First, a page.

The Kingdom of Aksum was a trading empire centered in Eritrea and northern Ethiopia. It existed from approximately 100–940 AD, growing from the Iron Age proto-Aksumite period c. fourth century BC to achieve prominence by the first century AD.
According to the Book of Aksum, Aksum’s first capital, Mazaber, was built by Itiyopis, son of Cush. The capital was later moved to Axum in northern Ethiopia. The Kingdom used the name “Ethiopia” as early as the fourth century.
The Empire of Aksum at its height at times extended across most of present Day Eritrea, Ethiopia, Somalia, Djibouti, Sudan, Egypt, Yemen and Saudi Arabia. The capital city of the empire was Aksum, now in northern Ethiopia. Today a smaller community, the city of Aksum was once a bustling metropolis, cultural and economic center. Two hills and two streams lie on the east and west expanses of the city; perhaps providing the initial impetus for settling this area. Along the hills and plain outside the city, the Aksumites had cemeteries with elaborate grave stones called stelee or obelisks. Other important cities included Yeha, Hawulti-Melazo, Matara, Adulis, and Qohaito, the last three of which are now in Eritrea. By the reign of Endubis in the late third century, it had begun minting its own currency and was named by Mani as one of the four great powers of his time along with the Sasanian Empire, Roman Empire, and “Three Kingdoms” China. The Aksumites adopted Christianity as its state religion in 325 or 328 under King Ezana, and was the first state ever to use the image of the cross on its coins.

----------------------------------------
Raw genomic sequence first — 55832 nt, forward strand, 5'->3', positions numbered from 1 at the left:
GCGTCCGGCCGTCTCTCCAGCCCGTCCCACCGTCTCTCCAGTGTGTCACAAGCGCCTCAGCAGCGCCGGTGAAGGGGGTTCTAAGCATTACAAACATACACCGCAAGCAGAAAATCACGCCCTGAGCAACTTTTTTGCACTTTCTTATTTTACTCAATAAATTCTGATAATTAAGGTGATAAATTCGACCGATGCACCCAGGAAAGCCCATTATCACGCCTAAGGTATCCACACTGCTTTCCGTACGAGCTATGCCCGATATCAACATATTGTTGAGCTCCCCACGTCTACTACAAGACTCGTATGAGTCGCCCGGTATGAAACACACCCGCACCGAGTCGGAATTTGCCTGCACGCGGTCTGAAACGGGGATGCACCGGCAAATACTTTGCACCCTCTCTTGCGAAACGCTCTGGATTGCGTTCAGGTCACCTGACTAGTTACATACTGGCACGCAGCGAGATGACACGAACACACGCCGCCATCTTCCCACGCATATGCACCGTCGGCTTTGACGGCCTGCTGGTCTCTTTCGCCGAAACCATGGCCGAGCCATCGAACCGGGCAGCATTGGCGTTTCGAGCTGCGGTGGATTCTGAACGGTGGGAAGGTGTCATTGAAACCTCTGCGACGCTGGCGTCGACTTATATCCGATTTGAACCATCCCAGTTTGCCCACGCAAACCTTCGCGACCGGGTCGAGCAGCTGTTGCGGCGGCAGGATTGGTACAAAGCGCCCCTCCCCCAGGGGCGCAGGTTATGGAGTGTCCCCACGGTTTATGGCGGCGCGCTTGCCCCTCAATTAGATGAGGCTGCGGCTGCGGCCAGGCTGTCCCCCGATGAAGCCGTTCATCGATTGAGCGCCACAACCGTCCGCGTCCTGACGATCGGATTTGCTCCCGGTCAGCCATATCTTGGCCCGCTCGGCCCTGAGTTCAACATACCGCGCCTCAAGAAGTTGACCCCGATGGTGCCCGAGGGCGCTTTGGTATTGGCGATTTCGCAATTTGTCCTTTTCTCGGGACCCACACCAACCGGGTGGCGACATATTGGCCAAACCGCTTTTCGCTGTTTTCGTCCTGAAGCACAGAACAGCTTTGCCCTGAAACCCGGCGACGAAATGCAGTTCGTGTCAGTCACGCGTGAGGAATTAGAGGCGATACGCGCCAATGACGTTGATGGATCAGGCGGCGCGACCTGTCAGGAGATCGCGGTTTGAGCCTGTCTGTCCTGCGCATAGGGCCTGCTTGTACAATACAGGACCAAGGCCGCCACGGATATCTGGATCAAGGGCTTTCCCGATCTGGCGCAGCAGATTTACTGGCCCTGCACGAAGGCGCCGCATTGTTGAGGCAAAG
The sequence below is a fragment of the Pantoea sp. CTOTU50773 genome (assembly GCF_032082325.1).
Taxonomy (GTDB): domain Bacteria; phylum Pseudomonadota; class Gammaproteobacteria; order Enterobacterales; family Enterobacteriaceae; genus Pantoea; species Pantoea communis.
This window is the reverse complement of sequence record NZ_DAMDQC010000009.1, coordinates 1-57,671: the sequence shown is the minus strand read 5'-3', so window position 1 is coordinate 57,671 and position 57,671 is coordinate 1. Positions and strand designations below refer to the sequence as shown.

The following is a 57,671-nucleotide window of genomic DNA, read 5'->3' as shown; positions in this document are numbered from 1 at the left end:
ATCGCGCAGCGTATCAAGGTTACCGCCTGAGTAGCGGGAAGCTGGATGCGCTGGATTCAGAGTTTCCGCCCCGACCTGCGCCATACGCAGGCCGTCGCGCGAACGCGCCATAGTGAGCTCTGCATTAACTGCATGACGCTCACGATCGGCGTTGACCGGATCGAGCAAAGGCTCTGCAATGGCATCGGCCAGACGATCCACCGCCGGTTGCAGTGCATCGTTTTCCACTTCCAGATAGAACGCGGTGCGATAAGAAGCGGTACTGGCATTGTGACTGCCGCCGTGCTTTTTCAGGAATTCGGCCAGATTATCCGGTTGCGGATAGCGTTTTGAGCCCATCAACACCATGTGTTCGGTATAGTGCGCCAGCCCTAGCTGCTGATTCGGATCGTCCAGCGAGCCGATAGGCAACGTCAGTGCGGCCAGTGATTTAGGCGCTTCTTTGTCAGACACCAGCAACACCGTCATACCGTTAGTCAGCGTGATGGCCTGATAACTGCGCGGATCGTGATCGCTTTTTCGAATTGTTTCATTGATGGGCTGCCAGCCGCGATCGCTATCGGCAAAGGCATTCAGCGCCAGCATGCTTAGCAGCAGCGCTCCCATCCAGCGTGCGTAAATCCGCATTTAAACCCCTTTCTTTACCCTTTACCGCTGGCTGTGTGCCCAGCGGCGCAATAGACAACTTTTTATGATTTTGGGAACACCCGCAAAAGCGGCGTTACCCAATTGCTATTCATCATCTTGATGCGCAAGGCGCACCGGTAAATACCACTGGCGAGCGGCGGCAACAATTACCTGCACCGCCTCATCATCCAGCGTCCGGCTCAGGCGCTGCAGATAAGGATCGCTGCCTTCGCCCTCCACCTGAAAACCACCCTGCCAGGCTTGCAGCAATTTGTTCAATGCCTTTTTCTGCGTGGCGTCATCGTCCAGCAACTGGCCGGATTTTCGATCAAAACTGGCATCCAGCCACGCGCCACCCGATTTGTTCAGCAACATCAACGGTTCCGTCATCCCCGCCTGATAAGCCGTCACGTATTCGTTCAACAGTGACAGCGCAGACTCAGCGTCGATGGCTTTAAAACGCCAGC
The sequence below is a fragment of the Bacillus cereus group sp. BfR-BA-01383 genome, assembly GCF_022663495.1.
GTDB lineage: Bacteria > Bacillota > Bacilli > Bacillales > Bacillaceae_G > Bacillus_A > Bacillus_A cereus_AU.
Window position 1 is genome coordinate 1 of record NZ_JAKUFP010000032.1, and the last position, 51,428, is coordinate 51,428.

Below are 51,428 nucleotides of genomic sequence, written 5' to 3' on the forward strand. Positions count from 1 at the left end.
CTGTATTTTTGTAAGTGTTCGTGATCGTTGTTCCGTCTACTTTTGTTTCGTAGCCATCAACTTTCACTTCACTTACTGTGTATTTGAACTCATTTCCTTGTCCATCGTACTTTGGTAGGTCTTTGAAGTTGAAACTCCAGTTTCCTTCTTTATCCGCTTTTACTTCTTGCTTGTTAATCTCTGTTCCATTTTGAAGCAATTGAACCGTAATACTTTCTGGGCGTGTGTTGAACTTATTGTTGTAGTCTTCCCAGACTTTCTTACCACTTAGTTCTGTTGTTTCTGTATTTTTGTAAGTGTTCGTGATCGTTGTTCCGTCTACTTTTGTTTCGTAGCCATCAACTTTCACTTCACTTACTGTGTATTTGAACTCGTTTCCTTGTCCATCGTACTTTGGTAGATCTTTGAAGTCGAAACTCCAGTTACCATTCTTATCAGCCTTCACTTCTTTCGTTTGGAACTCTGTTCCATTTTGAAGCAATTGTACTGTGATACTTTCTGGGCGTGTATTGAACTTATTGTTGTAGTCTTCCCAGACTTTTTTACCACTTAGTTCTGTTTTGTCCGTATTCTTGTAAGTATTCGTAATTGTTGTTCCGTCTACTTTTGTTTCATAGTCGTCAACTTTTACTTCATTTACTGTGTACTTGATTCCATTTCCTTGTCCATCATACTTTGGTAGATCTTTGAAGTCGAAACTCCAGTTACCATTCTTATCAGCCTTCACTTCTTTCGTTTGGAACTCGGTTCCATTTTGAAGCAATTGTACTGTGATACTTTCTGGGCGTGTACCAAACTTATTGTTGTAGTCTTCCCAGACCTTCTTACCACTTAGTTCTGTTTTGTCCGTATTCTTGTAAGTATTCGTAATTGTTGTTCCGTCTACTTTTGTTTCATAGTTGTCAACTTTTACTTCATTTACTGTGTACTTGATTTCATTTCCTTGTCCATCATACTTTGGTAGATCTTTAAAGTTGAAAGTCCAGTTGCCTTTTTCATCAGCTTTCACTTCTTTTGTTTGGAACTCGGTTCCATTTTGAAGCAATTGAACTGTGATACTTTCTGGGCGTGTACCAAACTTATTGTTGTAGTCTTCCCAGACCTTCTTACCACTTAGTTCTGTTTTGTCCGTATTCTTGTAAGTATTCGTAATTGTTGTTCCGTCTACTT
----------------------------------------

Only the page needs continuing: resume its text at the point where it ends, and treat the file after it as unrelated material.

Around 330 AD, Ezana of Axum led his army into the Kingdom of Meroë, conquering and sacking the town itself. A large stone monument was left there, and the conquest is also related on Ezana Stone.Around 520, King Kaleb sent an expedition to Yemen against the Jewish Himyarite king Dhu Nuwas, who was persecuting the Christian community there. For nearly half a century south Arabia would become an Ethiopian protectorate under Abraha and his son Masr
Dhu Nuwas was deposed and killed and Kaleb appointed a Christian Himyarite, Esimiphaios (“Sumuafa Ashawa”), as his viceroy. However, around 525 this viceroy was deposed by the Aksumite general Abraha with support of Ethiopians who had settled in Yemen, and withheld tribute to Kaleb. When Kaleb sent another expedition against Abraha this force defected, killing their commander, and joining Abraha. Another expedition sent against them was defeated, leaving Yemen under Abraha’s rule, although payment of a tribute resumed, where he continued to promote the Christian faith until his death.